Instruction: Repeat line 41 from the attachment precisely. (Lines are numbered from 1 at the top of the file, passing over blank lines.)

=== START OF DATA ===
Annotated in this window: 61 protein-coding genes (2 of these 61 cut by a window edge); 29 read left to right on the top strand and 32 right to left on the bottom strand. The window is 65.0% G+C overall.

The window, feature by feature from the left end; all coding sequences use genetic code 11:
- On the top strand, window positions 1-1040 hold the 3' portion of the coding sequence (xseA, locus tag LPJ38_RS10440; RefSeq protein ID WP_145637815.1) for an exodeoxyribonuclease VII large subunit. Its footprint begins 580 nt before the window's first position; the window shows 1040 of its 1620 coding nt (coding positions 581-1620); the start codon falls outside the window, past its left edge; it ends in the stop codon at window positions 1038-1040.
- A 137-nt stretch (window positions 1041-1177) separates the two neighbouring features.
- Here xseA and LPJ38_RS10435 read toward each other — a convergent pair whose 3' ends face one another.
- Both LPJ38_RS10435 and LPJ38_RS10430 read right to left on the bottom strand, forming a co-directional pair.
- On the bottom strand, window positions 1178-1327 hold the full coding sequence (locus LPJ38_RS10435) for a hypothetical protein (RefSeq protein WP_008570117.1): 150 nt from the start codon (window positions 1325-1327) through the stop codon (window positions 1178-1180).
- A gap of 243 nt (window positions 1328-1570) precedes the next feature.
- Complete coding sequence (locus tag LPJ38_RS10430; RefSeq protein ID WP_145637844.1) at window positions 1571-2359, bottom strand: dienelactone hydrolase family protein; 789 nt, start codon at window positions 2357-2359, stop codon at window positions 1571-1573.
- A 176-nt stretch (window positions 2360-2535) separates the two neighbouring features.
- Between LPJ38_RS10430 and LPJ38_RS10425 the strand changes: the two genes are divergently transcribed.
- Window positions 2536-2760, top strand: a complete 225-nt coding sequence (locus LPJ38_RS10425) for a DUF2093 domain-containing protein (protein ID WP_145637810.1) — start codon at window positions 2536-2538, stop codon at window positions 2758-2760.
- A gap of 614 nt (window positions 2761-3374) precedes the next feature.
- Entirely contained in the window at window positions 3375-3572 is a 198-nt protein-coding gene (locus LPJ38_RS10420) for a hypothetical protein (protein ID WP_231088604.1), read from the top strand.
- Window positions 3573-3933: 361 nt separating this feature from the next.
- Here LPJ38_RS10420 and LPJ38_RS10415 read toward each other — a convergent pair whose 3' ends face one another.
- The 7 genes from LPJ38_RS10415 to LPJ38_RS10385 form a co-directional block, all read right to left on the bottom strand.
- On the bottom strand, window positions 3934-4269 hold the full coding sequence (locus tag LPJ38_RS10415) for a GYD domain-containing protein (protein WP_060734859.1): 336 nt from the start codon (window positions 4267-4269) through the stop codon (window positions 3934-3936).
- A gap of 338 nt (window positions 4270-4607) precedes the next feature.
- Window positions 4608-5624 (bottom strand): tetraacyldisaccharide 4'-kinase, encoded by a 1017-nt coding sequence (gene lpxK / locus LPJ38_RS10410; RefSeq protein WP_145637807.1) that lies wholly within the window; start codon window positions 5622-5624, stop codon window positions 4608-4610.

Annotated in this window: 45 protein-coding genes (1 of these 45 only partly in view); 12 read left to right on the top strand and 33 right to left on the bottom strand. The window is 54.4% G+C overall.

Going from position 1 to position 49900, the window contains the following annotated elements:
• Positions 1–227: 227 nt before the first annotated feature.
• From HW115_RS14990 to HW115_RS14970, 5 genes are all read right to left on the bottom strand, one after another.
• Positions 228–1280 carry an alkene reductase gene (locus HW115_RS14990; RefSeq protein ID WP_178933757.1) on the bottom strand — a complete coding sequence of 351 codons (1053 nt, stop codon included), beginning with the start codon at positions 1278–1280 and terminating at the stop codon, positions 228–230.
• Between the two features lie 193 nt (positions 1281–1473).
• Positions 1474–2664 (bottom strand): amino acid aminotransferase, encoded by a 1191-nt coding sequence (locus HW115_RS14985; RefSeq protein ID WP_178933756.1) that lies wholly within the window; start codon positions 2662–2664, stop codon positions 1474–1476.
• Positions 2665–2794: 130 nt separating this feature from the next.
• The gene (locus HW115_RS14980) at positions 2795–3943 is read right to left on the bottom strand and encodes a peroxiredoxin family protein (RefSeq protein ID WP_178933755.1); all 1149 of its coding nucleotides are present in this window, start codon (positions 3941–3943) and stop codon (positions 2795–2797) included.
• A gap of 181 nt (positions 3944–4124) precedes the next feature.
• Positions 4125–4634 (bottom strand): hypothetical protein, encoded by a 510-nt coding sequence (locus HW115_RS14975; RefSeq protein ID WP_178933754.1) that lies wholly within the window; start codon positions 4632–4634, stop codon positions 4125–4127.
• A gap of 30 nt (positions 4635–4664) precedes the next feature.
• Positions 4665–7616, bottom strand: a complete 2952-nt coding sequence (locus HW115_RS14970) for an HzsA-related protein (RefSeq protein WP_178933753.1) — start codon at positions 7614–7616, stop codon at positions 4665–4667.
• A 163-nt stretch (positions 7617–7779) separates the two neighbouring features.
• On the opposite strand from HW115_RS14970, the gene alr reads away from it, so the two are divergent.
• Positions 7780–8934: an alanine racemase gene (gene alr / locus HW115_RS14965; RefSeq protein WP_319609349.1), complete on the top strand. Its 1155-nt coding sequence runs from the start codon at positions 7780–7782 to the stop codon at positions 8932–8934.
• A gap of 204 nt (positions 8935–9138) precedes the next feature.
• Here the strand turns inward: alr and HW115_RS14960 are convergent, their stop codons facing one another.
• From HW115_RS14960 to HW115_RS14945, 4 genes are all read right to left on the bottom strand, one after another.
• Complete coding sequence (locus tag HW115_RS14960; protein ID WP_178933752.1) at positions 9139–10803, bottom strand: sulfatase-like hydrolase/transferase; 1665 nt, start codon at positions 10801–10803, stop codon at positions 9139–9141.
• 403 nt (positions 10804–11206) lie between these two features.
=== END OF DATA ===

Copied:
• 403 nt (positions 10804–11206) lie between these two features.